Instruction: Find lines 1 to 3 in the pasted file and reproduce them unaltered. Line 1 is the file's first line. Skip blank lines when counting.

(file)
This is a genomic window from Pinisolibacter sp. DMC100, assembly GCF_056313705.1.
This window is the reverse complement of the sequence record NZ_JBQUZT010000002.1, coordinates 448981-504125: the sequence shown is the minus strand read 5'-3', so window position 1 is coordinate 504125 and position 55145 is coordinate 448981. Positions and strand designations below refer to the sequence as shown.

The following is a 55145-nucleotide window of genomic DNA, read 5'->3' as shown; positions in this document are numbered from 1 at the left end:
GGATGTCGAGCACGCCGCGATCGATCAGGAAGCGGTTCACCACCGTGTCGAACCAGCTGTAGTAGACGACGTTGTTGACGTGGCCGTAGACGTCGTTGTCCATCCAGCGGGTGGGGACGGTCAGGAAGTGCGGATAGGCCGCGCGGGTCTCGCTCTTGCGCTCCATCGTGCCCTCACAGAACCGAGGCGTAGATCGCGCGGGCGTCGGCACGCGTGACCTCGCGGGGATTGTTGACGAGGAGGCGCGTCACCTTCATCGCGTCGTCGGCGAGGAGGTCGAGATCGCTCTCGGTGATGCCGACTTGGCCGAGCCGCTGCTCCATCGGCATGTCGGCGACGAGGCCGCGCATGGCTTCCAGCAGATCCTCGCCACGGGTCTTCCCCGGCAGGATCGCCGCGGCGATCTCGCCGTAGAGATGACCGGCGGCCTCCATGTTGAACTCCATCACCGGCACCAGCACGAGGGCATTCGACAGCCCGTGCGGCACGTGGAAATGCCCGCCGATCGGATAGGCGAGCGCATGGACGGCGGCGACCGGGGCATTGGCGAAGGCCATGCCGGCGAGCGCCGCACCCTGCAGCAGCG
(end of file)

This is a genomic window from Pinisolibacter sp. DMC100, assembly GCF_056313705.1.
This window is the reverse complement of the sequence record NZ_JBQUZT010000002.1, coordinates 448981-504125: the sequence shown is the minus strand read 5'-3', so window position 1 is coordinate 504125 and position 55145 is coordinate 448981. Positions and strand designations below refer to the sequence as shown.

The following is a 55145-nucleotide window of genomic DNA, read 5'->3' as shown; positions in this document are numbered from 1 at the left end: